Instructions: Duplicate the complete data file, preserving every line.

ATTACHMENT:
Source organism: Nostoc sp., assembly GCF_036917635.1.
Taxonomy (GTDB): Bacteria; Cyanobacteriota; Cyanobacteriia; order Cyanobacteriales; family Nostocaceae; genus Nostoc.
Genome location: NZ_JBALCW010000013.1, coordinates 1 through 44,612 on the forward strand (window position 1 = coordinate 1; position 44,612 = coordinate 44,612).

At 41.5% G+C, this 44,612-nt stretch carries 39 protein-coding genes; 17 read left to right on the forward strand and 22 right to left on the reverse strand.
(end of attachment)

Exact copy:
Source organism: Nostoc sp., assembly GCF_036917635.1.
Taxonomy (GTDB): Bacteria; Cyanobacteriota; Cyanobacteriia; order Cyanobacteriales; family Nostocaceae; genus Nostoc.
Genome location: NZ_JBALCW010000013.1, coordinates 1 through 44,612 on the forward strand (window position 1 = coordinate 1; position 44,612 = coordinate 44,612).

At 41.5% G+C, this 44,612-nt stretch carries 39 protein-coding genes; 17 read left to right on the forward strand and 22 right to left on the reverse strand.